Skip to main content
Labor-Antitrust: The Problems of Connell and a Remedy that Follows Naturally
Duke Law Journal (1980)
  • Michael J. Cozzillio
  • Joseph T. Casey
Since the passage of the Sherman Act, the Supreme Court has struggled to formulate a test governing labor's exemption from the antitrust laws. Resolution of this issue has required the Court to reconcile two competing and at times diametrically opposed congressional directives without subordinating one to the other. On one hand, the antitrust laws are designed primarily to insure that economic power is diffused among competitors. It is generally believed that the public will benefit, in terms of lower prices and better products, from increased competition in the production and marketing of goods and services and from decreased concentration of capital and other economic resources. The federal labor laws, on the other-hand, encourage economic concentration by recognizing and protecting the rights of employees to organize within appropriate units and to bargain collectively regarding their wages, hours, and other working conditions. The principal theory underlying the labor laws, as embodied in the National Labor Relations Act, is that peaceful settlement of labor-management disputes can be achieved through the mediatory influence of collective bargaining.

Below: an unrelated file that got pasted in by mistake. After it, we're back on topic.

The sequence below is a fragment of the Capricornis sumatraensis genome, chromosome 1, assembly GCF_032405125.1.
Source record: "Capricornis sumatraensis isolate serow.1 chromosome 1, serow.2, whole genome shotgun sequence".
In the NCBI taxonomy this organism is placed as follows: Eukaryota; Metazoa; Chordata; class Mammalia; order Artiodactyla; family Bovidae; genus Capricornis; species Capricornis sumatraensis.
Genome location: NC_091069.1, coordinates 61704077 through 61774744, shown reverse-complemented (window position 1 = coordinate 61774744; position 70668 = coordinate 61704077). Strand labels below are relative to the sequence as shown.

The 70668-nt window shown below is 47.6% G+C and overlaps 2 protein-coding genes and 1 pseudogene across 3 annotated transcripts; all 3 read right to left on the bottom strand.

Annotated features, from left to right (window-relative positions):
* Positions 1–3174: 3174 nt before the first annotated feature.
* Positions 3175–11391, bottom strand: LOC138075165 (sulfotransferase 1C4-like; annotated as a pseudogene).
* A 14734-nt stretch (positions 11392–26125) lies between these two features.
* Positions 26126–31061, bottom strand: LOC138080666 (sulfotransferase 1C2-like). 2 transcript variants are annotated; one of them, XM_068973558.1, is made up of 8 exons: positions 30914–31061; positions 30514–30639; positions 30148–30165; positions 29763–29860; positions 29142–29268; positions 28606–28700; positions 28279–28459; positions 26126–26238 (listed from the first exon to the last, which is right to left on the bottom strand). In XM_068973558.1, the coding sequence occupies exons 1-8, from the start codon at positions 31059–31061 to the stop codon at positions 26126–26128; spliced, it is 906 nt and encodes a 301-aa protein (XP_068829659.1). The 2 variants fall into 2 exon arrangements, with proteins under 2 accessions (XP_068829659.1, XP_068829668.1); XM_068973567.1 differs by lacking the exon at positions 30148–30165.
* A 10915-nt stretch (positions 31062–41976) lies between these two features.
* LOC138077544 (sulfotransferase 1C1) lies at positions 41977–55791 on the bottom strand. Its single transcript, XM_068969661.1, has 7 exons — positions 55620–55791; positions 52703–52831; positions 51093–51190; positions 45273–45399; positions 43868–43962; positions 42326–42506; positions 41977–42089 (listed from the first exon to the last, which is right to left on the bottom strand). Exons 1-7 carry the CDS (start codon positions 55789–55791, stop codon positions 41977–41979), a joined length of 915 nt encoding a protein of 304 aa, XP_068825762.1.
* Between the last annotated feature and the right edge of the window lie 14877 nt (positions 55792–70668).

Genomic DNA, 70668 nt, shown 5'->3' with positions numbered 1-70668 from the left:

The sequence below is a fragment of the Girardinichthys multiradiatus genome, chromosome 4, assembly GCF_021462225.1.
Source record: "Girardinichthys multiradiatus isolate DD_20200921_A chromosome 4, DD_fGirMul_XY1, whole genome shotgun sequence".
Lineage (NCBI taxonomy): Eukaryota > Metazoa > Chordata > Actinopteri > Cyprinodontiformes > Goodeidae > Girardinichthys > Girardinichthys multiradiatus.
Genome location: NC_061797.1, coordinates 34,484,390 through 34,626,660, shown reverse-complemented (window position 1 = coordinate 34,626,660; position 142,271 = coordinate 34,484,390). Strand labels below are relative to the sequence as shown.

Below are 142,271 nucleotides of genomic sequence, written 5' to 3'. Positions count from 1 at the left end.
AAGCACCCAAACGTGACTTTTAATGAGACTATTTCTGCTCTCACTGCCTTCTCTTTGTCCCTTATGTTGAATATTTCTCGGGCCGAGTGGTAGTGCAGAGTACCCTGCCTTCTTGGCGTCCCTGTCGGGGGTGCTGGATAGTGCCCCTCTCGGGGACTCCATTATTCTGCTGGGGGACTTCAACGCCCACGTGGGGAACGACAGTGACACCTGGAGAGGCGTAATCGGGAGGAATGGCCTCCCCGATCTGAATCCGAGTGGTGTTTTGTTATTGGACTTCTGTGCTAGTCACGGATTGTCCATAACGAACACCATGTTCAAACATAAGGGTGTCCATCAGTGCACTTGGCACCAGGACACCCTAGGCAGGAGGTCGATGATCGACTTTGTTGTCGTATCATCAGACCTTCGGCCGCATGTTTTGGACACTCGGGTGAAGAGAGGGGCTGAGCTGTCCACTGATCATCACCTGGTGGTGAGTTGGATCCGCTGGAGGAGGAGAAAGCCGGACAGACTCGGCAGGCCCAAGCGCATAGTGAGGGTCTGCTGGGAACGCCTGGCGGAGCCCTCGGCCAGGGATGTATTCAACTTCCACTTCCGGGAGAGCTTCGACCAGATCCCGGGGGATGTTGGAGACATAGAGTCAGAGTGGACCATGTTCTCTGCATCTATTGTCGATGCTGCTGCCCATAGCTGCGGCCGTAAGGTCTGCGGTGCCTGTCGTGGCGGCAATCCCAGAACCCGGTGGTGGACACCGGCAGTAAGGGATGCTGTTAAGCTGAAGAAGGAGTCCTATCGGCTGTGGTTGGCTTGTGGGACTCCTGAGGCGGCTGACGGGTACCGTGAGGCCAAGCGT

• labor law,
  • antitrust law
Publication Date
Citation Information
Michael J. Cozzillio and Joseph T. Casey. "Labor-Antitrust: The Problems of Connell and a Remedy that Follows Naturally" Duke Law Journal Vol. 1980 Iss. 2 (1980) p. 235
Available at: